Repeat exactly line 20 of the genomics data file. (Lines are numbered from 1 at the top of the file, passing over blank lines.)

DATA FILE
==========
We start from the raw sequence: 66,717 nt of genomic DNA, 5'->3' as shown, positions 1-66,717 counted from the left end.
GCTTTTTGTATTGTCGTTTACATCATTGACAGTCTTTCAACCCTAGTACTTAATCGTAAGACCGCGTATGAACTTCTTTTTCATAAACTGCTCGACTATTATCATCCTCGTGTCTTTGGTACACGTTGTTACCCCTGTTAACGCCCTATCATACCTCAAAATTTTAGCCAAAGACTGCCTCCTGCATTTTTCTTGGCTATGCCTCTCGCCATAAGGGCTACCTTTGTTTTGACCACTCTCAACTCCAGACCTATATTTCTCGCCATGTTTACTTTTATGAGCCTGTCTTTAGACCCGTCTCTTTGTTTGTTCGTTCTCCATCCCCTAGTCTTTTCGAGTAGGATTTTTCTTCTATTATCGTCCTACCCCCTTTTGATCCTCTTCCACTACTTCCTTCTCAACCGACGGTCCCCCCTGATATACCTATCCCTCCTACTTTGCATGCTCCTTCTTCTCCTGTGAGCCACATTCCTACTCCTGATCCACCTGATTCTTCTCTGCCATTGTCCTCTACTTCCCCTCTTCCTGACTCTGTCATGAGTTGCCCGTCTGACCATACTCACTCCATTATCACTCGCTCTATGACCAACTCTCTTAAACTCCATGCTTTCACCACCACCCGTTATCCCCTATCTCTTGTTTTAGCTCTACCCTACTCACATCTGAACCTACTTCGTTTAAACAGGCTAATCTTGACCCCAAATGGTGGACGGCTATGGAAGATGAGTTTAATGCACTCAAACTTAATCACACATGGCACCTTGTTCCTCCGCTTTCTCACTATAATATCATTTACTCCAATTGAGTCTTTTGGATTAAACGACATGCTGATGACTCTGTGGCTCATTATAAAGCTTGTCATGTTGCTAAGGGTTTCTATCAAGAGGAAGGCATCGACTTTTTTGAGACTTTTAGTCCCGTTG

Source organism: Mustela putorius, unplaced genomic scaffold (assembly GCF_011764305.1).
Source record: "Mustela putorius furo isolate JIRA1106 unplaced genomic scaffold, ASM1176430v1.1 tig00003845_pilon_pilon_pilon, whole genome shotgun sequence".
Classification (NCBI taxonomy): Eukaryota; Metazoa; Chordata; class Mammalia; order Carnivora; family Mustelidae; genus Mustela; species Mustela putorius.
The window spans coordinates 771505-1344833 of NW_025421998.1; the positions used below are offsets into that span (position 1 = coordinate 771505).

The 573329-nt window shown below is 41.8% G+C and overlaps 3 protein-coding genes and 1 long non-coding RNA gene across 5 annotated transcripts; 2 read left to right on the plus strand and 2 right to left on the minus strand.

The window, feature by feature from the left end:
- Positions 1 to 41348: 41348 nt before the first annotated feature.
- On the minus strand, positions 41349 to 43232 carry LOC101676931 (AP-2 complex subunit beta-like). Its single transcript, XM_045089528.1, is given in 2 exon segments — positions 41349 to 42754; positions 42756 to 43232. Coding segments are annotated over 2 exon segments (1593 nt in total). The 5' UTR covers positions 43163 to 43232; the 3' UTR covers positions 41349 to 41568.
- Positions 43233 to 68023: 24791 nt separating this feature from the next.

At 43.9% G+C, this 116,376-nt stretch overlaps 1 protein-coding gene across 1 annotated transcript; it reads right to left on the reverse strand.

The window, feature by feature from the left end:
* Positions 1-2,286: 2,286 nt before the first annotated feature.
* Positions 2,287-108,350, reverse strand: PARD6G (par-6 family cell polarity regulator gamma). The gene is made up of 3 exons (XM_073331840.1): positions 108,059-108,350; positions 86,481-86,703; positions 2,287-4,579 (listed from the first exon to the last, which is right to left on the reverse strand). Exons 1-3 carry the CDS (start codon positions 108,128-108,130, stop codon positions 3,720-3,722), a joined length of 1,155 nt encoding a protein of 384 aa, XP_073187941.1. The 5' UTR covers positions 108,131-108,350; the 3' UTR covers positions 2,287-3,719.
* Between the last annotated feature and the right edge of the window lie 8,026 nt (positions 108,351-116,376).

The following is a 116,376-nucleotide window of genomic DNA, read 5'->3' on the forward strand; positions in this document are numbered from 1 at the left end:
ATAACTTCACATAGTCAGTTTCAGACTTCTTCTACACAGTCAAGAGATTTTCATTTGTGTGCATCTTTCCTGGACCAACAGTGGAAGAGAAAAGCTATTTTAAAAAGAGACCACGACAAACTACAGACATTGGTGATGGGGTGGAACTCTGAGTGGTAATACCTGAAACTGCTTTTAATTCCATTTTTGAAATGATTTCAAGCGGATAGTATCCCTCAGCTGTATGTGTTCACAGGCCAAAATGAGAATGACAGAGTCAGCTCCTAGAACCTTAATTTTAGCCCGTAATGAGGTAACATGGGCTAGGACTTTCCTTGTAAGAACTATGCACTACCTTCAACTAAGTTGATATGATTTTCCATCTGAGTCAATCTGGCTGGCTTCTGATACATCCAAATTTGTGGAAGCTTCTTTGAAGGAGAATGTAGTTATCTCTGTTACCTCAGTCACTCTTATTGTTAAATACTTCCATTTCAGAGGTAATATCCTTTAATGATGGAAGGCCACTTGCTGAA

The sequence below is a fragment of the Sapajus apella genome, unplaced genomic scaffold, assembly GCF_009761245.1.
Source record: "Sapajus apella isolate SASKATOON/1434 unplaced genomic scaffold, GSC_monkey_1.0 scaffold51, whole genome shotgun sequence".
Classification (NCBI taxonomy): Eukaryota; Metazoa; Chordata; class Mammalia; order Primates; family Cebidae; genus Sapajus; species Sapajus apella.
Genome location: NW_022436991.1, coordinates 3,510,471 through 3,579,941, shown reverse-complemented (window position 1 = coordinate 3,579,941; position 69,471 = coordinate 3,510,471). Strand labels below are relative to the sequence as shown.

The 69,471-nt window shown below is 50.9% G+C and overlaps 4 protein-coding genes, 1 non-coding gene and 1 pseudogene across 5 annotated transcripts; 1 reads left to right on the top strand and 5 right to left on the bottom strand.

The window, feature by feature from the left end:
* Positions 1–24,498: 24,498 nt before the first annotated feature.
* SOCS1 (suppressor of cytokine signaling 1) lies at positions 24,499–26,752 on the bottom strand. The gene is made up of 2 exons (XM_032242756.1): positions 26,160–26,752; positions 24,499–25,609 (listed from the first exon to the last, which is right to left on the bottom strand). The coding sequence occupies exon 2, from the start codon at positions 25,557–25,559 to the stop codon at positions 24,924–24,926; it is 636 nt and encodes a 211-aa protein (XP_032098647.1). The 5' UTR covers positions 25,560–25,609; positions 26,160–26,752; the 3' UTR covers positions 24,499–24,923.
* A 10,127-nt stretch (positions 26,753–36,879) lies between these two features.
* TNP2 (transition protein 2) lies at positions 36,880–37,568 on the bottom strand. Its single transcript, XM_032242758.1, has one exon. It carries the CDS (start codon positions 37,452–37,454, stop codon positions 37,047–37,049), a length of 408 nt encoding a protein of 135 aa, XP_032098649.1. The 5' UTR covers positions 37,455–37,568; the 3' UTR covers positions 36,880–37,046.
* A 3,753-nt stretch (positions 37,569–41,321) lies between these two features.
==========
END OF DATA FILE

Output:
Source record: "Sapajus apella isolate SASKATOON/1434 unplaced genomic scaffold, GSC_monkey_1.0 scaffold51, whole genome shotgun sequence".